With a turnout of about 30 students, the first of two Concordia Student Union general election debates started last Thursday in a civilized atmosphere.
Each of the A Better Concordia and Concordia Could Be affiliation candidates for president, VP external, VP sustainability and VP internal and clubs were gathered on the 7th floor of the Hall building to present their campaign platforms and answer students’ questions and concerns.
Candidates were notably asked to develop their campaign promises on issues such as Reggie’s continual deficit, student representation on governing bodies, student spaces and ways to improve the communication between the student body and the CSU.
“There was a lot of talking about collaboration and communication between different student groups, as well as about the tuition hike debate,” said A Better Concordia presidential candidate Schubert Laforest after the debate. “Students seem to be eager to make Concordia more cohesive and I think both affiliations felt that need.”
Although candidates for VP external were not debating that day, a repeated concern was the CSU candidates’ ability to represent students in major external campaigns. The debate took place a day after students gathered at a CSU general assembly voted in favour of a week-long strike against tuition hikes.
After it was pointed out that the candidates running in this general election would only be dealing with the aftermath of the tuition hikes debate, both affiliations admitted that this year’s CSU campaigning lacked communication with students and sometimes misrepresented them.
“Some groups were forced in taking a position they did not believe in in that debate,” said Concordia Could Be VP sustainability candidate Iain Meyer-Macaulay. “Faculty associations and departments play a large role in disseminating the information. It’s important to let these organizations who directly represent students know they have the opportunity to take position against a campaign.”
A Better Concordia VP sustainability candidate Andrew Roberts said that many students were not given the chance to have an open discussion with the CSU.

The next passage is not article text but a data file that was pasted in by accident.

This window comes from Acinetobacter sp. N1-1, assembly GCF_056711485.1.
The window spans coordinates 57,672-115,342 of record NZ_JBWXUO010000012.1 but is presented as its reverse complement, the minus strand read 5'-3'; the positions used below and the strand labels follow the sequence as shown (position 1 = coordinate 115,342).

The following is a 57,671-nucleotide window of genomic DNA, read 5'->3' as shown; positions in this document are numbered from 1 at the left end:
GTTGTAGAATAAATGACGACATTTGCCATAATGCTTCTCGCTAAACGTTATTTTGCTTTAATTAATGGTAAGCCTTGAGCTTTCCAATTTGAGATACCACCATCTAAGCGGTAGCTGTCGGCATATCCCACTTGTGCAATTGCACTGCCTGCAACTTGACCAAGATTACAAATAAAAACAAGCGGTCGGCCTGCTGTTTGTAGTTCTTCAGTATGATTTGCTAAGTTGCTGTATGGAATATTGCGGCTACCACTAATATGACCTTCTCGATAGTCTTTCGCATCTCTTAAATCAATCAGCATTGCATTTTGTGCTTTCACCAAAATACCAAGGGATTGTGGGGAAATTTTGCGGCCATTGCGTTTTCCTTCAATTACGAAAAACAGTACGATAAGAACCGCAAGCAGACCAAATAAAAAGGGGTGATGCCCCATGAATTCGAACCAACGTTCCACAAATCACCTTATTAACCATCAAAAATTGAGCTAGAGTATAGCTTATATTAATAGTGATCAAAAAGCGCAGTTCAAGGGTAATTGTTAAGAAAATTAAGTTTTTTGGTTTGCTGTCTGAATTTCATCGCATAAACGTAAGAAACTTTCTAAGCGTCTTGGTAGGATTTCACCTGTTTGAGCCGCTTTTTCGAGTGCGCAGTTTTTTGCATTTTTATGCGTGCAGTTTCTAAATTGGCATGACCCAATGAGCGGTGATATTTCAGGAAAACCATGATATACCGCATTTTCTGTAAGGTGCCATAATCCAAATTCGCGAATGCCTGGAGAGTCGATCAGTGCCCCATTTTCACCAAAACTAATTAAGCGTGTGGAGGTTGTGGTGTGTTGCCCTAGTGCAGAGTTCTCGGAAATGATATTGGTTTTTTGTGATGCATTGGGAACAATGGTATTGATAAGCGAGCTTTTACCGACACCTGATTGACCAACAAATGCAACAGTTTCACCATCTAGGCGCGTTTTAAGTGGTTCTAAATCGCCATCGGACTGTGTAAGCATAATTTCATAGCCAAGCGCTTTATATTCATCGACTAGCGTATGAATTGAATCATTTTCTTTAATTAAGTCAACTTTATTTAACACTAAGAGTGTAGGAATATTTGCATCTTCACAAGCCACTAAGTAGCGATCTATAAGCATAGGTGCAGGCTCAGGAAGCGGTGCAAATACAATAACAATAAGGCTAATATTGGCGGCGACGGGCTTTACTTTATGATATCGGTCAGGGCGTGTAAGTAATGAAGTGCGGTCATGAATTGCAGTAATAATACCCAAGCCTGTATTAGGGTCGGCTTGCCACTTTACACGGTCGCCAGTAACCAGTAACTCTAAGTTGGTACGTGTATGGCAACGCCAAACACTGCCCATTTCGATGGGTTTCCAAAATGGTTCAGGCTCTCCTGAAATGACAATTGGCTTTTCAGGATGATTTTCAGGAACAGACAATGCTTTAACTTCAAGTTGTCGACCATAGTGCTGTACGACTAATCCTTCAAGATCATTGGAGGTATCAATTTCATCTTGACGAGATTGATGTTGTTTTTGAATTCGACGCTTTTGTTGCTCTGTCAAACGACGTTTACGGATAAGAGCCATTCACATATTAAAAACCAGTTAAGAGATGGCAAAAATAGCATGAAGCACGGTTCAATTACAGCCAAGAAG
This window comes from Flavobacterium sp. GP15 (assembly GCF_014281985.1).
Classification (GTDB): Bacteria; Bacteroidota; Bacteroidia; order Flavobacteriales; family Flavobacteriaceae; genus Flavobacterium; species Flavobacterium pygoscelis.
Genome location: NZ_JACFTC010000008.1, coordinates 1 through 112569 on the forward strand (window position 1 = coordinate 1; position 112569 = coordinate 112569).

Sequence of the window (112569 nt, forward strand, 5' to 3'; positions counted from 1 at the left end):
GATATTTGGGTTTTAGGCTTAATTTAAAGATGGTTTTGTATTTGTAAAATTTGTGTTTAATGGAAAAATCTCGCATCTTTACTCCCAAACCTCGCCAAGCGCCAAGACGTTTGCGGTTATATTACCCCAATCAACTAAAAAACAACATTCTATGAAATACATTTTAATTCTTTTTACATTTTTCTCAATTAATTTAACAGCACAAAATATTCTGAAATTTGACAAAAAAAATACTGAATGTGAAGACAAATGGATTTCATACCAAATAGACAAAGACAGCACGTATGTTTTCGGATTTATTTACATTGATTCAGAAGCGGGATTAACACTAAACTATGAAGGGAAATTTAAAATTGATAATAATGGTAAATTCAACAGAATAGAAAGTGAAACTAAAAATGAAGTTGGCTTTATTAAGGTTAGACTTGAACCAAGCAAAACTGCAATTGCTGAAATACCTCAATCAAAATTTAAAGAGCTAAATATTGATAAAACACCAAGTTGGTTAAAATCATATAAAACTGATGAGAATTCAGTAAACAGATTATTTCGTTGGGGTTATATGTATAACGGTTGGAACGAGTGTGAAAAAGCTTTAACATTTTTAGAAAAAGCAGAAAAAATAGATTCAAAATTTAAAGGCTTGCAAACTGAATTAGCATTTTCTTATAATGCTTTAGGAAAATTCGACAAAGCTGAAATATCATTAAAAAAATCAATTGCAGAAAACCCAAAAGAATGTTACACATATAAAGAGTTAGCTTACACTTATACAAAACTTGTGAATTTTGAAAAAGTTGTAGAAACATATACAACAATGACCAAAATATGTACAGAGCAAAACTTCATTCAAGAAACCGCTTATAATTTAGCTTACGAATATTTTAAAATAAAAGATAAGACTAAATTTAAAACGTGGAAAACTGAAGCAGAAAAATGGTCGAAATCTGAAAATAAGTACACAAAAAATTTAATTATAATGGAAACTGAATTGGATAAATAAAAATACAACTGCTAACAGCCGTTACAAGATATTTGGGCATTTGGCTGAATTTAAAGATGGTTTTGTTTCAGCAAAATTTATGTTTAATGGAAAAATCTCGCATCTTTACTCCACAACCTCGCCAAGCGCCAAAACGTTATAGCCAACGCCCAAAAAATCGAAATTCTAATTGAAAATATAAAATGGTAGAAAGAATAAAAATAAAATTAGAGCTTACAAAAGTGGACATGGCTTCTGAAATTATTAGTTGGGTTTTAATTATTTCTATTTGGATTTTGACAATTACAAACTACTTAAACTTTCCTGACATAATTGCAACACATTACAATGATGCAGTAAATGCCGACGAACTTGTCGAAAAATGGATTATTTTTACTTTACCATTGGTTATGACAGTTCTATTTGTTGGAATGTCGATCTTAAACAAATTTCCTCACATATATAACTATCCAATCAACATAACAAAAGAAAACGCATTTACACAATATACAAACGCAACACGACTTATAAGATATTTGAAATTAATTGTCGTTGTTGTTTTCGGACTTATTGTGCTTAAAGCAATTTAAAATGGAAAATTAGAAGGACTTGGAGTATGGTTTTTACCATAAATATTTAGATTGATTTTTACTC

Laforest added that, in the future, he believed the CSU should use a direct democratic approach where all students would have the opportunity to vote in a referendum, rather than a general assembly.
When asked about the general outcome of the election debate, one student questioned the organization of the event and its promotion.
“I consider myself fairly immersed in Concordia politics and I only knew about this debate the same morning,” said the student, who asked to remain anonymous. “There was no advertising, no Facebook page, and look how small the turnout was. The debate went very well and all candidates have very solid platforms, but the next debate should have more advertising.”
This feeling was also shared by several candidates, who expressed frustration with the formatting of the debate.
“It was so frustrating to be up there because I have so much to say and no questions were addressed specifically to my portfolio,” said Concordia Could Be VP finance candidate Stephanie Beauregard. “Most of the questions were touching upon VP external portfolios when they weren’t even debating.”
The next debate will be held this Thursday, March 15, from noon to 2 p.m. at Loyola’s The Hive, and will see each affiliation’s presidential, VP external, VP academic and advocacy, VP student life and VP Loyola candidates take part. Polling kicks off March 20.